Two roads diverged in a yellow wood And sorry I could not travel both And be one traveler, long I stood And looked down one as far as I could To where it bent in the undergrowth; 5 Then took the other, as just as fair And having perhaps the better claim, Because it was grassy and wanted wear; Though as for that, the passing there Had worn them really about the same, 10 And both that morning equally lay In leaves no step had trodden black. Oh, I kept the first for another day! Yet knowing how way leads on to way, I doubted if I should ever come back. 15 I shall be telling this with a sigh Somewhere ages and ages hence: Two roads diverged in a wood and I-- I took the one less traveled by, And that has made all the difference. 20
The speaker stands in the woods, considering a fork in the road. Both ways are equally worn and equally overlaid with un-trodden leaves. The speaker chooses one, telling himself that he will take the other another day. Yet he knows it is unlikely that he will have the opportunity to do so. And he admits that someday in the future he will recreate the scene with a slight twist: He will claim that he took the less-traveled road.
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"The Road Not Taken" consists of four stanzas of five lines. The rhyme scheme is ABAAB; the rhymes are strict and masculine, with the notable exception of the last line (we do not usually stress the -ence of difference). There are four stressed syllables per line, varying on an iambic tetrameter base.
This has got to be among the best-known, most-often-misunderstood poems on the planet. Several generations of careless readers have turned it into a piece of Hallmark happy-graduation-son, seize-the-future puffery. Cursed with a perfect marriage of form and content, arresting phrase wrought from simple words, and resonant metaphor, it seems as if "The Road Not Taken" gets memorized without really being read. For this it has died the clichÃÂ©'s un-death of trivial immortality.
But you yourself can resurrect it from zombie-hood by reading it--not with imagination, even, but simply with accuracy. Of the two roads the speaker says "the passing there / Had worn them really about the same." In fact, both roads "that morning lay / In leaves no step had trodden black." Meaning: Neither of the roads is less traveled by. These are the facts; we cannot justifiably ignore the reverberations they send through the easy aphorisms of the last two stanzas.
One of the attractions of the poem is its archetypal dilemma, one that we instantly recognize because each of us encounters it innumerable times, both literally and figuratively. Paths in the woods and forks in roads are ancient and deep-seated metaphors for the lifeline, its crises and decisions. Identical forks, in particular, symbolize for us the nexus of free will and fate: We are free to choose, but we do not really know beforehand what we are choosing between. Our route is, thus, determined by an accretion of choice and chance, and it is impossible to separate the two.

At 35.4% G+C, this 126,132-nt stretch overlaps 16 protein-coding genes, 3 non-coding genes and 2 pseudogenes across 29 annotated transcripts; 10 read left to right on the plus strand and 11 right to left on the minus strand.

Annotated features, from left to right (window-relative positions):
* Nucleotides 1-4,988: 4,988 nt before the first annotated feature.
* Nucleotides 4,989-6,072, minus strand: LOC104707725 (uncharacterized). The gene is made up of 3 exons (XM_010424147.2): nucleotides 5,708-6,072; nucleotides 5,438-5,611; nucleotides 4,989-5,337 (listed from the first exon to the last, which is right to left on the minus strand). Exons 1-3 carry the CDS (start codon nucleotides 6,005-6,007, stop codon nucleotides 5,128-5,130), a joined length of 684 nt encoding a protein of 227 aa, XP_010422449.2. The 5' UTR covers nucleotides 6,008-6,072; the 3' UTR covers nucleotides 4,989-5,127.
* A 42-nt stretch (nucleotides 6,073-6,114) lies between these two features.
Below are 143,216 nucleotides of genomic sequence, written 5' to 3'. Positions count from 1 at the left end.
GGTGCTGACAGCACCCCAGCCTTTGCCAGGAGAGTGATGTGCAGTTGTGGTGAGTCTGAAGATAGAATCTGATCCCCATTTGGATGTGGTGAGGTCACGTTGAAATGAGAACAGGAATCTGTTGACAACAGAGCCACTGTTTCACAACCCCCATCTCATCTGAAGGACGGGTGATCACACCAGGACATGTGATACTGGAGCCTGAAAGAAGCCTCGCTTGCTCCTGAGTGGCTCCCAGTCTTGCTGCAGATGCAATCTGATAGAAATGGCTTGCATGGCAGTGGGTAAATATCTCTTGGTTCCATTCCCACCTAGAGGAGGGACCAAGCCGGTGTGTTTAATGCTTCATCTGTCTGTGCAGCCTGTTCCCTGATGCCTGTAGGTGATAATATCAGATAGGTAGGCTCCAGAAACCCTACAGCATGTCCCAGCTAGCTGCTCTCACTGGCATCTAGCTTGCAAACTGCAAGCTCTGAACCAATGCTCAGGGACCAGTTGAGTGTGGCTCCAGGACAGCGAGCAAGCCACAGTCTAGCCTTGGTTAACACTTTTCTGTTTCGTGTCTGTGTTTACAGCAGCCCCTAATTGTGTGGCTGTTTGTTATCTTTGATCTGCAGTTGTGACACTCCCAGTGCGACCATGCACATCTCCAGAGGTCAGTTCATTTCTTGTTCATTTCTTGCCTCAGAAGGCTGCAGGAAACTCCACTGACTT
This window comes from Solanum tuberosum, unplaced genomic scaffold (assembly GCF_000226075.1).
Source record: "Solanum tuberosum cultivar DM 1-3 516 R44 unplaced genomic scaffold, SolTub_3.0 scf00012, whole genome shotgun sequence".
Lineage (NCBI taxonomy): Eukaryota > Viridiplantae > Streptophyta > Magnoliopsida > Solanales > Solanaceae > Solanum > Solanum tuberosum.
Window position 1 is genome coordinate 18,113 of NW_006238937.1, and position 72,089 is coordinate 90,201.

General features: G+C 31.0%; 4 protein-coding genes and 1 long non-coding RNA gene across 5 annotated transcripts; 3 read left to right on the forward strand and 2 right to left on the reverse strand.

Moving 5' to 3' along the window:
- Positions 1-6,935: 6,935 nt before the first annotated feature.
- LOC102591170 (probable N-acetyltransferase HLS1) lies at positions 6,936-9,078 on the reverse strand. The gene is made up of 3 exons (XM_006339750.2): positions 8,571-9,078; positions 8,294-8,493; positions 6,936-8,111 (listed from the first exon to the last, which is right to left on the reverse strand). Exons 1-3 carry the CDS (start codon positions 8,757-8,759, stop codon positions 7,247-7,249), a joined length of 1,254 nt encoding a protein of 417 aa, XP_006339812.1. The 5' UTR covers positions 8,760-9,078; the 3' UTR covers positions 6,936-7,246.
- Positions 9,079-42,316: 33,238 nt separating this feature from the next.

This poem does not advise. It does not say, "When you come to a fork in the road, study the footprints and take the road less traveled by" (or even, as Yogi Berra enigmatically quipped, "When you come to a fork in the road, take it"). Frost's focus is more complicated. First, there is no less-traveled road in this poem; it isn't even an option. Next, the poem seems more concerned with the question of how the concrete present (yellow woods, grassy roads covered in fallen leaves) will look from a future vantage point.
The ironic tone is inescapable: "I shall be telling this with a sigh / Somewhere ages and ages hence." The speaker anticipates his own future insincerity--his need, later on in life, to rearrange the facts and inject a dose of Lone Ranger into the account. He knows that he will be inaccurate, at best, or hypocritical, at worst, when he holds his life up as an example. In fact, he predicts that his future self will betray this moment of decision as if the betrayal were inevitable. This realization is ironic and poignantly pathetic. But the "sigh" is critical. The speaker will not, in his old age, merely gather the youth about him and say, "Do what I did, kiddies. I stuck to my guns, took the road less traveled by, and that has made all the difference." Rather, he may say this, but he will sigh first; for he won't believe it himself. Somewhere in the back of his mind will remain the image of yellow woods and two equally leafy paths.
Always on Time
Marked to Standard
Ironic as it is, this is also a poem infused with the anticipation of remorse. Its title is not "The Road Less Traveled" but "The Road Not Taken." Even as he makes a choice (a choice he is forced to make if does not want to stand forever in the woods, one for which he has no real guide or definitive basis for decision-making), the speaker knows that he will second-guess himself somewhere down the line--or at the very least he will wonder at what is irrevocably lost: the impossible, unknowable Other Path. But the nature of the decision is such that there is no Right Path--just the chosen path and the other path. What are sighed for ages and ages hence are not so much the wrong decisions as the moments of decision themselves--moments that, one atop the other, mark the passing of a life. This is the more primal strain of remorse.
Thus, to add a further level of irony, the theme of the poem may, after all, be "seize the day." But a more nuanced carpe diem, if you please.